Dateline: How have you distilled your technical skills and business ethics into your books and in your lectures to students?
DH: A lot of the books that are out there [take the approach of], ‘This is my theory on mixing.’ My theory is that all of our DNA is so different that no one can hear exactly the same way. It would be arrogant for me to say my way is the right way. I know many artists who are famous and win all these awards, but they are deaf in one ear because of a childhood illness. Does that mean that they’re wrong? No, they hear what they hear, they’ve figured out a way.
My first book was all about how to maintain a good reputation, how to have good work habits and people skills, and how to recognize information when it’s in front of you. Information isn’t about just looking at one way [of doing things]. Information can be found in questions.
Aside from what I learned about music, I learned so much about my life and my responsibility to the world as far as being a decent human being.
Dateline: How do you incorporate that into your business?
DH: A lot of what I do is centered on allowing people to have access. I work with a lot of charity groups, with the mayor’s office, the Boyle Heights Community Center in downtown L.A., and programs over in Watts. [Art is] one of the few things where you can see kids still instantly respond and get a reaction out of them. In the inner city where I grew up, it really is something that’s needed.
Dateline: How have your contacts from Dominguez Hills helped you to succeed and also give back with activities like the Symposium?
DH: Anything that [Dominguez Hills] calls me about, I’m really down for because it changed my life. There are so many from this school who have prospered in the industry.
I want to see the [music recording] department get its accolades. Several of us have won Grammys, written books. Jose ‘Chilitos’ Valenzuela is the first author to create a create the actual words for electronic music and recording in a Spanish dictionary. Another alum, Brian Kehew wrote the definitive book on recording The Beatles. Dirk Sciarrotta is an Emmy winner. I’ve sent students to them, because I can trust them. If you’ve got relationships [from] back in school with people that you know, they follow you your whole life.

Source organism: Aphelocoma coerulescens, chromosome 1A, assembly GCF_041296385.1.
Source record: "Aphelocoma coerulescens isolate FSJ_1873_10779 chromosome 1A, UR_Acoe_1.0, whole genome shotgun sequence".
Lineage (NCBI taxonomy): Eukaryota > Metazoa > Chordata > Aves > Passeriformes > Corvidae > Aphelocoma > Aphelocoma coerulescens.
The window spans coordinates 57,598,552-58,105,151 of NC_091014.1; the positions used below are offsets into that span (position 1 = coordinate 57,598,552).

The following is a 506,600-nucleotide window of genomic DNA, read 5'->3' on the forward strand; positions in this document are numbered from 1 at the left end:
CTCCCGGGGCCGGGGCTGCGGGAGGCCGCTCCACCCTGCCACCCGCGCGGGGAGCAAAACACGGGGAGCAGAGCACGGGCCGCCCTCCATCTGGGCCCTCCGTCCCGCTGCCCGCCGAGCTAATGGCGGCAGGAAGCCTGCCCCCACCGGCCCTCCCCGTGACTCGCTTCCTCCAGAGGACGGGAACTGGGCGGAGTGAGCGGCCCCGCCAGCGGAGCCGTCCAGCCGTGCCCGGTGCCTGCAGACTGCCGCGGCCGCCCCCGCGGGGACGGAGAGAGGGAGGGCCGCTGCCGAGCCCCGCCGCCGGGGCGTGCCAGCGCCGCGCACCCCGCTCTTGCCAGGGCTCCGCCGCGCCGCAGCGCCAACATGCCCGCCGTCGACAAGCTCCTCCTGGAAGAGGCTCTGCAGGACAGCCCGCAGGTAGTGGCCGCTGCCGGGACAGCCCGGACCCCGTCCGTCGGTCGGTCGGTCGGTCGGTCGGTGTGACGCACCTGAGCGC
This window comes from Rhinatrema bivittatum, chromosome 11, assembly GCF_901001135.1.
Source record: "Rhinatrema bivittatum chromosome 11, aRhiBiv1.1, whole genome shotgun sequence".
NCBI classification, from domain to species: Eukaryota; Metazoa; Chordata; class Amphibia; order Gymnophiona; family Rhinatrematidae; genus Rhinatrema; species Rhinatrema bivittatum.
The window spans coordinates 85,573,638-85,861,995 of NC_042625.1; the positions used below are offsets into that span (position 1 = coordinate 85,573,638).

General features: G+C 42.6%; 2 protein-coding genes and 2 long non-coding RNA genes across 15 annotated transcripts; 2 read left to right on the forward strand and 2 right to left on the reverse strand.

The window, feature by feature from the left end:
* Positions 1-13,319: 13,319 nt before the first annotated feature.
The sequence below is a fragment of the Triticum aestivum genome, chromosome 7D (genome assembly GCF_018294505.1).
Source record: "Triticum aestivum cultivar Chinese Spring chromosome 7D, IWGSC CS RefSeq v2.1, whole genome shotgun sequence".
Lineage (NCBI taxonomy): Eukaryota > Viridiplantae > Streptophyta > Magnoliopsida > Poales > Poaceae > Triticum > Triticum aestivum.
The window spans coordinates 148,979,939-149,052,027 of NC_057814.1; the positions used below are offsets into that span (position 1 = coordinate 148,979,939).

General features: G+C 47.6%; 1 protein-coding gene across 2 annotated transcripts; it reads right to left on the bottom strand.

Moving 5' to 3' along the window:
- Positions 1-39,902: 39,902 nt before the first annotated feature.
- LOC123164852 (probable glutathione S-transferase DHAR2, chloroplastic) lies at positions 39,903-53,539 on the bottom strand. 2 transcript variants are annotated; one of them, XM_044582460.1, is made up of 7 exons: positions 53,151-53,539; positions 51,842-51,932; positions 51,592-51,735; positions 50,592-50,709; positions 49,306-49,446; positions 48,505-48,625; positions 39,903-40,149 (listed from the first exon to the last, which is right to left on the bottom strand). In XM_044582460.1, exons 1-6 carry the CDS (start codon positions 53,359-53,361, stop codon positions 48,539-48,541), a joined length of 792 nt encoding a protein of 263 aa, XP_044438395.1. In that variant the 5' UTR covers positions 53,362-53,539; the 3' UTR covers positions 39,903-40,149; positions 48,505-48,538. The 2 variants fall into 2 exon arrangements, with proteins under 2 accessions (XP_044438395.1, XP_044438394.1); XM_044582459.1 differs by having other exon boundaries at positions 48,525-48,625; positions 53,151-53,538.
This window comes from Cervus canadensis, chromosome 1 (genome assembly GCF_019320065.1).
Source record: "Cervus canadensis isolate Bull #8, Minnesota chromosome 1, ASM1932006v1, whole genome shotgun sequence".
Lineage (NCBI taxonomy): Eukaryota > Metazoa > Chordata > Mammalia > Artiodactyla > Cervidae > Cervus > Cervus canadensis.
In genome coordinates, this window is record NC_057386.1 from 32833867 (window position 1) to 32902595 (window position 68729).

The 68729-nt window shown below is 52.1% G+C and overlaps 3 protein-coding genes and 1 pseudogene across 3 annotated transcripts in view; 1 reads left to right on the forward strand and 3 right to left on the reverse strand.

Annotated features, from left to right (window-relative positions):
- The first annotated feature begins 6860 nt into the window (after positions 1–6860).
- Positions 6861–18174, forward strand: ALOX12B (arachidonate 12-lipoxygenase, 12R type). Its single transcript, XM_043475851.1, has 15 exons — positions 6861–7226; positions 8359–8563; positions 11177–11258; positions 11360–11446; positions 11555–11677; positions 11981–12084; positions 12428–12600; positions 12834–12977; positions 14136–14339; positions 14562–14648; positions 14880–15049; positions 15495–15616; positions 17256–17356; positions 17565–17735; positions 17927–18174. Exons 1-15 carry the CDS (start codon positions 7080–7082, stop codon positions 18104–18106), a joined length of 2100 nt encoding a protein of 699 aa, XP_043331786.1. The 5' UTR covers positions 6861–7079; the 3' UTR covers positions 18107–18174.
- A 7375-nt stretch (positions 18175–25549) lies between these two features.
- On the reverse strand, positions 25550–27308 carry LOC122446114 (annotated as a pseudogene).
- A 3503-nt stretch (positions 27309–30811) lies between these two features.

Dateline: What advantages do CSU Dominguez Hills graduates have over students from pricier or more famous recording schools?
DH: One of the things that is unique [about Dominguez Hills] is the thing we’re trying to change, which is limited resources. But it’s actually a very good thing.
You’re getting more than just the ability to work on records and music. While it’s important to keep students competitive and up-to-date with the new [technology], the thing that keeps the department going is the fact that if students can survive here, they know how to do everything in their heads. They’ve worked through the hardest scenario they’ll ever see, in [the Dominguez Hills studio].
Dateline: What are some career options for graduates with a degree in digital media arts?
As an audio engineer, you’re given theories and immutable laws of physics. You can apply those anywhere. You could go to your church and be an engineer. You could work on a cruise ship, or go to the police department and do forensic audio.
It might not get you a Grammy. I wasn’t trying to win a Grammy. I was just doing what I do, going to record Herbie’s piano.
Dateline: What do your parents think of your success?
DH: My dad passed away before I became successful, but I give him a tribute in one of my books. Growing up, we didn’t have much, but we had was his big record collection. Every Saturday when we did chores, he would put on records... by the same artists I ended up working with: Wayne Shorter, Herbie Hancock, Donald Berg. When it came time to do some of their tunes, I knew them because I had heard them every Saturday. In a roundabout way, I’m where I’m supposed to be.
My mom is still alive and she now... understands why I was the way I was when I was a child. I could always play by myself, I was OK with me. It’s a blessing when your family can see everything unfold. That’s why I still want to get my degree. To her, that would be a crowning achievement.
I said, ‘Mom, I’ve been all around the world, I’ve done this and this.’ She says, ‘You’ve still got to get your degree.’
- Reported by Joanie Harmon